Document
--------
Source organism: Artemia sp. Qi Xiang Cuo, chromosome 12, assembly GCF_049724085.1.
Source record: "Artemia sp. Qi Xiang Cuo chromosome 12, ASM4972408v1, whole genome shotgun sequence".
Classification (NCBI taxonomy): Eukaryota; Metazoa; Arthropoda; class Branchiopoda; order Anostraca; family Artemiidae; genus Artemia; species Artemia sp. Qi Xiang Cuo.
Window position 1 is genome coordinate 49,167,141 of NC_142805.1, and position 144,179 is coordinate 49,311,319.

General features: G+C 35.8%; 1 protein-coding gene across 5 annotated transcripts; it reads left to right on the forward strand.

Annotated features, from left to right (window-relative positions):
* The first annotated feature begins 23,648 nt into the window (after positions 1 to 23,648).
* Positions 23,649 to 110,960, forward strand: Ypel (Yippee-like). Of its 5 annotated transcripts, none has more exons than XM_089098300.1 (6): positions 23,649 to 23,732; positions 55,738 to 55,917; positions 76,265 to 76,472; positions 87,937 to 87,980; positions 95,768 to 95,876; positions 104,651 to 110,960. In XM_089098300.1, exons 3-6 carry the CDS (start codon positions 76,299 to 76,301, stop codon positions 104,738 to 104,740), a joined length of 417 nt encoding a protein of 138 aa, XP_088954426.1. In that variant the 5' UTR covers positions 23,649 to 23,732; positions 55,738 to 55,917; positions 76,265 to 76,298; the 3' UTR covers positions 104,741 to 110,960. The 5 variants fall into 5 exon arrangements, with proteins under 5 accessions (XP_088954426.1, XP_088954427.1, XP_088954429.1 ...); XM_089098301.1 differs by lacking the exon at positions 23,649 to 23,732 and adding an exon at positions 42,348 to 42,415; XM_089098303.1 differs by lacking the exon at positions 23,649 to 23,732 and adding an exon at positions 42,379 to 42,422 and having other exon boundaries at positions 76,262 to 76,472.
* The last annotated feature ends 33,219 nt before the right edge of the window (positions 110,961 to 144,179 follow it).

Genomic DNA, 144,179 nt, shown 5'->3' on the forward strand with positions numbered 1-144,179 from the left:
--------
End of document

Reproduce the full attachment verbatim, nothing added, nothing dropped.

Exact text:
Source organism: Artemia sp. Qi Xiang Cuo, chromosome 12, assembly GCF_049724085.1.
Source record: "Artemia sp. Qi Xiang Cuo chromosome 12, ASM4972408v1, whole genome shotgun sequence".
Classification (NCBI taxonomy): Eukaryota; Metazoa; Arthropoda; class Branchiopoda; order Anostraca; family Artemiidae; genus Artemia; species Artemia sp. Qi Xiang Cuo.
Window position 1 is genome coordinate 49,167,141 of NC_142805.1, and position 144,179 is coordinate 49,311,319.

General features: G+C 35.8%; 1 protein-coding gene across 5 annotated transcripts; it reads left to right on the forward strand.

Annotated features, from left to right (window-relative positions):
* The first annotated feature begins 23,648 nt into the window (after positions 1 to 23,648).
* Positions 23,649 to 110,960, forward strand: Ypel (Yippee-like). Of its 5 annotated transcripts, none has more exons than XM_089098300.1 (6): positions 23,649 to 23,732; positions 55,738 to 55,917; positions 76,265 to 76,472; positions 87,937 to 87,980; positions 95,768 to 95,876; positions 104,651 to 110,960. In XM_089098300.1, exons 3-6 carry the CDS (start codon positions 76,299 to 76,301, stop codon positions 104,738 to 104,740), a joined length of 417 nt encoding a protein of 138 aa, XP_088954426.1. In that variant the 5' UTR covers positions 23,649 to 23,732; positions 55,738 to 55,917; positions 76,265 to 76,298; the 3' UTR covers positions 104,741 to 110,960. The 5 variants fall into 5 exon arrangements, with proteins under 5 accessions (XP_088954426.1, XP_088954427.1, XP_088954429.1 ...); XM_089098301.1 differs by lacking the exon at positions 23,649 to 23,732 and adding an exon at positions 42,348 to 42,415; XM_089098303.1 differs by lacking the exon at positions 23,649 to 23,732 and adding an exon at positions 42,379 to 42,422 and having other exon boundaries at positions 76,262 to 76,472.
* The last annotated feature ends 33,219 nt before the right edge of the window (positions 110,961 to 144,179 follow it).

Genomic DNA, 144,179 nt, shown 5'->3' on the forward strand with positions numbered 1-144,179 from the left: